Is it necessary to obtain a modification of a custody, visitation, and/or child support order whenever the parents agree to a modification?  The surprising answer is that parents in Maryland do not need to incur the expense of going back to court to modify their preexisting custody, visitation and/or child support order.

Most parents enter into a written settlement agreement that resolves the issue of both custody, visitation, and child support.  This agreement is subsequently incorporated, but not merged, into a judgment of absolute divorce.   This means that the parties’ original written agreement remains fully enforceable.

Let’s say that the parties’ settlement agreement provides that mother has custody and father will pay $1,000 per month in child support.   A year later, mother is temporarily transferred by her employer to a foreign office.  The parties agree that the father will have custody of the child while the mother is overseas and that the mother will now pay $750 per month in child support.

 It is highly recommended that the parties sign a written modification of their settlement agreement to reflect the change in custody, visitation, and child support and then have the court enter an order to modify their prior custody and child support order. 

But what happens if the parents do not sign a formal written agreement to modify custody, visitation and/or child support and they do not request that the court modify the prior custody and child support order?  This issue was recently addressed in an unreported opinion from the Maryland Court of Special Appeals.  Barnes v. Bradshaw (October 15, 2019).    The appellate court ruled that the parties’ oral modification of their custody and child support agreement was fully enforceable.  

The rationale is that separation agreements, which are incorporated but not merged into a divorce decree, are contracts, which may be orally modified by the parties, even if the parties’ original written agreement states that the terms cannot be changed except by a subsequent signed document.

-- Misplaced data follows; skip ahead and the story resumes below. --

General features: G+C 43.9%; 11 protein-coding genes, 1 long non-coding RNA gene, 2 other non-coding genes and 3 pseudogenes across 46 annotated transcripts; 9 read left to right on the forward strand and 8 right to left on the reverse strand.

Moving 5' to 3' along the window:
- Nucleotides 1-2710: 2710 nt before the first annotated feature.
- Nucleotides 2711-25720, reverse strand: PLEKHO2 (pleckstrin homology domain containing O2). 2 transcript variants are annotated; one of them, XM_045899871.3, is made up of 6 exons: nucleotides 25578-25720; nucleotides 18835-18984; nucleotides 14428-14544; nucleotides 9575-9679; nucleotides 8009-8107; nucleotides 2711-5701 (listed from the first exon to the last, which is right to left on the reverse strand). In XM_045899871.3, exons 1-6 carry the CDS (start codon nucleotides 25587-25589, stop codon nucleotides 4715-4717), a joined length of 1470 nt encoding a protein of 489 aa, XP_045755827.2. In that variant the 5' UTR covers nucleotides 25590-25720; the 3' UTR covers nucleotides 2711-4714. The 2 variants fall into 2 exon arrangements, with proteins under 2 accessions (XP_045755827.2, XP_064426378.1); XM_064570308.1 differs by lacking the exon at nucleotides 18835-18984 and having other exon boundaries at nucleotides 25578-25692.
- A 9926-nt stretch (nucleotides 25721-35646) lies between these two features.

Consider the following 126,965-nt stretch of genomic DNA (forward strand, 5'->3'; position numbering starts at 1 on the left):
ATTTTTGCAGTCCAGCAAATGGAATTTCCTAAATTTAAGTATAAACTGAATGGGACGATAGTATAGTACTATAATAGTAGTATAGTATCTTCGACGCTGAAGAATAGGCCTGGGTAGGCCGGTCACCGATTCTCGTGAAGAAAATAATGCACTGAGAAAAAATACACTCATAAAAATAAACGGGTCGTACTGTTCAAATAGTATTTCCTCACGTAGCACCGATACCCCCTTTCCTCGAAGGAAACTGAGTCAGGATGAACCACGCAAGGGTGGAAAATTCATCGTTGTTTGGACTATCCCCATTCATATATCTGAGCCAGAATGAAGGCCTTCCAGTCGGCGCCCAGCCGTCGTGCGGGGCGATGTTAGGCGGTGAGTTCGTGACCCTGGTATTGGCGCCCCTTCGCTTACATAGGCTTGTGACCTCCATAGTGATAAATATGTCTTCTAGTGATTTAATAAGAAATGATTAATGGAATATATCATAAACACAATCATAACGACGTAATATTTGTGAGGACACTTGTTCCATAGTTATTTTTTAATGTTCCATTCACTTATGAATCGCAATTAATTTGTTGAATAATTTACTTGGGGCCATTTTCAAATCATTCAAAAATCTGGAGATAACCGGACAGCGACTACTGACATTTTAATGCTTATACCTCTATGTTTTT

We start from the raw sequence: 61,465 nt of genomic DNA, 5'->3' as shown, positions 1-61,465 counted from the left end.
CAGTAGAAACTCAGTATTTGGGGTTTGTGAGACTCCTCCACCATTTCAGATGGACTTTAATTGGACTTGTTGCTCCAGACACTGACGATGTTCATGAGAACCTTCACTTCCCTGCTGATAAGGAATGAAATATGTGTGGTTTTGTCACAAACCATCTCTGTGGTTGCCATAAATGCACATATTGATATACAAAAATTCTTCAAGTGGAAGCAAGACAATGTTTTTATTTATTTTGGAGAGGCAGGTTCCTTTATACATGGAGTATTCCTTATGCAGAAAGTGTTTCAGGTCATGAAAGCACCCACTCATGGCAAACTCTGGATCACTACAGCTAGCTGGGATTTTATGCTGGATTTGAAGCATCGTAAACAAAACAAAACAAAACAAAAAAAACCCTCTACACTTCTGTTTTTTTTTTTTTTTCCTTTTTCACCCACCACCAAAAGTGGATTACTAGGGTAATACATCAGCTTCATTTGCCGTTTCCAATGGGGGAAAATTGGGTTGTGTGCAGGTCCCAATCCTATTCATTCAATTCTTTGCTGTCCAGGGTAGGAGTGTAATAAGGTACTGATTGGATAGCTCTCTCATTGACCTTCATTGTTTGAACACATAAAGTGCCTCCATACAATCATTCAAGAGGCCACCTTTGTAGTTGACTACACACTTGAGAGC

The Court of Special Appeals recognized that there is a practical reason why parents should be allowed to orally modify their custody and child support agreements: “Prohibiting courts from recognizing modifications agreed to (and acted and relied upon) by parties acting in good faith and with the best interests of their children in mind would impose significant burdens on parties and often lead to inequitable results.  Requiring such parties to return to court every time they agreed to what they perceive as a mutually-beneficial adjustment to their post-divorce relationship would impose a significant burden and costs on the parties, causing them to expend funds that they may agree are better saved for the benefit of the children”.

Practice Pointer: The inherent problem with oral agreements is that the memories or understanding of the parties may often differ. So if parents wish to informally modify custody, visitation, and/or child support, they should document the modification in a writing.